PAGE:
The chart above shows the minimum time it takes to cook a steak sous vide. While an hour may seem like a long time to cook a steak (compared to, say, 15 minutes on a stovetop or a grill), there are two important benefits, beyond producing a superior steak:

  1. The cooking time is unattended. While your steak cooks, you can prepare your side dishes, take your dog for a walk, or practice playing the accordion.
  2. You can’t overcook your steak*. Because the water bath is set to the same temperature you want the food to reach, it can’t overcook! With sous vide cooking, precise timing is no longer a consideration.

*You can leave a tender steak (strip steak, fillet, flank, etc.) in the bath for up to 4 hours without any noticeable loss of quality. Longer than that, however, and “tenderness” will begin to give way to “mushiness”. While the steak can’t overcook with respect to doneness, it can cook for too long.

Faux-aging: How to turn cheap a cut into a $60 restaurant steak

The world’s best steakhouses improve the flavor of their beef by dry aging it for 2-4 weeks or longer. The dry aging process removes water from the meat, which concentrates its natural flavor. In addition, enzymatic reactions break down the fats and proteins into sugars and amino acids, including glutamic acid, which is responsible for the “umami” flavor that is so prized in a great piece of beef.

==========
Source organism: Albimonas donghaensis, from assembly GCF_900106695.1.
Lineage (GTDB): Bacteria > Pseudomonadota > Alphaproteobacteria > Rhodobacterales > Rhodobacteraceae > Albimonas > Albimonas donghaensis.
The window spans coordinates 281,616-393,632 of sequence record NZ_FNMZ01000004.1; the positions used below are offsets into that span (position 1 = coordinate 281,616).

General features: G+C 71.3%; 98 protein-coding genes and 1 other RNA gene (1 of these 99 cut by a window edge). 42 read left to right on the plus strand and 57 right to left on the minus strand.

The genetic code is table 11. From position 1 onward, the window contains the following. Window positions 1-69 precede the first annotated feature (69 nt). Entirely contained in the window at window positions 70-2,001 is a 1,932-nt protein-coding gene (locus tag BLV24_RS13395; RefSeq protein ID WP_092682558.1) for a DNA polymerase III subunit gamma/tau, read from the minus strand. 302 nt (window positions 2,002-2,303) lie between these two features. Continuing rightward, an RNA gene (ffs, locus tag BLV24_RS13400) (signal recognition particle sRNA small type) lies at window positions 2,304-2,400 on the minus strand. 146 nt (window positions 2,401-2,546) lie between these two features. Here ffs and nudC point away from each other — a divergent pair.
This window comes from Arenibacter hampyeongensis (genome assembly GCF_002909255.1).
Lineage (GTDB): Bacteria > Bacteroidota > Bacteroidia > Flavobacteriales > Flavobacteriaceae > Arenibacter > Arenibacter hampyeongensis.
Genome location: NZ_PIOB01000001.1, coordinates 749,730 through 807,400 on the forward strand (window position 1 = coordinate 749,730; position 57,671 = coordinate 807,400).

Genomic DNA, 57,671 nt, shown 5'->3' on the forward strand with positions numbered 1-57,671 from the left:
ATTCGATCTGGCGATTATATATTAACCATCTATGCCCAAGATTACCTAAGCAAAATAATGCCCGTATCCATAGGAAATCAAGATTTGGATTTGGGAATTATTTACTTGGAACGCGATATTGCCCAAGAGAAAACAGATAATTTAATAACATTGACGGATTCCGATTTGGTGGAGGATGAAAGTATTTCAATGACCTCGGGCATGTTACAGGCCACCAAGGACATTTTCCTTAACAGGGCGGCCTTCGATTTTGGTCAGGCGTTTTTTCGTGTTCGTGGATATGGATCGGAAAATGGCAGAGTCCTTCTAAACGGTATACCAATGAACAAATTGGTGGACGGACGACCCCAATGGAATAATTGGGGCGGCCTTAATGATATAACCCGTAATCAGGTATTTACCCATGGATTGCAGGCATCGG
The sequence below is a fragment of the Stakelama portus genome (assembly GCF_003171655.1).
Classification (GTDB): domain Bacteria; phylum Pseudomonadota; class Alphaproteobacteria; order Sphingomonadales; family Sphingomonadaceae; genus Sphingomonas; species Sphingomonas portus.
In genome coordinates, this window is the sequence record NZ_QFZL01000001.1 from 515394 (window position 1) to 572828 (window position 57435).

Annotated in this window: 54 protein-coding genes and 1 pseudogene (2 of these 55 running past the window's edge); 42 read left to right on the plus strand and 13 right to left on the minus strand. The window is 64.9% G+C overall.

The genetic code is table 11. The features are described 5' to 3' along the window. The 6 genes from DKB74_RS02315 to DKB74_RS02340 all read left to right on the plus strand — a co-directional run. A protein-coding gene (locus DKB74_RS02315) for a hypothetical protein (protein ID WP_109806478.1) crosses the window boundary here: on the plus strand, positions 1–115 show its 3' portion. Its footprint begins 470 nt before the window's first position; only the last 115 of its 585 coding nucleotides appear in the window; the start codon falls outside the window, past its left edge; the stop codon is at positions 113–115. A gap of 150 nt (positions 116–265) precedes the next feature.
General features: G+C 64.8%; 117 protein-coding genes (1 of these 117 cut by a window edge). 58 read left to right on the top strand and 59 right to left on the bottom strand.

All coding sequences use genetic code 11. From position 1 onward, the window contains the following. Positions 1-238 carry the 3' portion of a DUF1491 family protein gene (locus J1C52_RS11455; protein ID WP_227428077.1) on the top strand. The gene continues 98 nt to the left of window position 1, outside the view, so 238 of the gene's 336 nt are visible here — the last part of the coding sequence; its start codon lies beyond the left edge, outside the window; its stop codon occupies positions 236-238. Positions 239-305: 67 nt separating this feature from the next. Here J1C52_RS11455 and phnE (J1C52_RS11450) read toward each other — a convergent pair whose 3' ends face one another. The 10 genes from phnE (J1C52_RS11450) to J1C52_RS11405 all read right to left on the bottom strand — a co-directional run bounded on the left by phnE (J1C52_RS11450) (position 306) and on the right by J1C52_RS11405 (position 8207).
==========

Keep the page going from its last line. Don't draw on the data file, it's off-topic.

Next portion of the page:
If you don’t want to hang a primal cut of beef in your refrigerator for a month, there’s a faster way to simulate the same flavors you find in dry aged beef. By marinating the meat in a glutamate-rich sauce, you’ll dramatically enhance the savory, nutty, umami flavors in the meat.

Recipe: Faux Dry Aged Steak Marinade (inspired by Modernist Cuisine at Home)

Feel free to substitute or remove any of the ingredients below, or alter the quantities to your taste. All of the recommended ingredients are high in glutamic acid, amplifying the umami flavor in the meat.
Yield: enough for 4 steaks

  • 3 tbsp. soy sauce
  • 1 tsp. MSG (freaked out? Don’t be)
  • 3 tbsp. fish sauce
  • 1 tbsp. Worcestershire sauce
  • 1 tbsp. roasted garlic, minced
  • 1 tbsp. blue cheese
  • ½ tsp. anchovy paste
  1. Combine all ingredients and blend until smooth.
  2. To season, divide the marinade among the bags, add the steak, and vacuum seal using your preferred method. This can be done just before cooking.

For even stronger flavor, marinate the steaks in the refrigerator up to 24-hours before cooking. This sauce can be made ahead of time and stored, refrigerated, for one month.

How to sear steak after cooking sous vide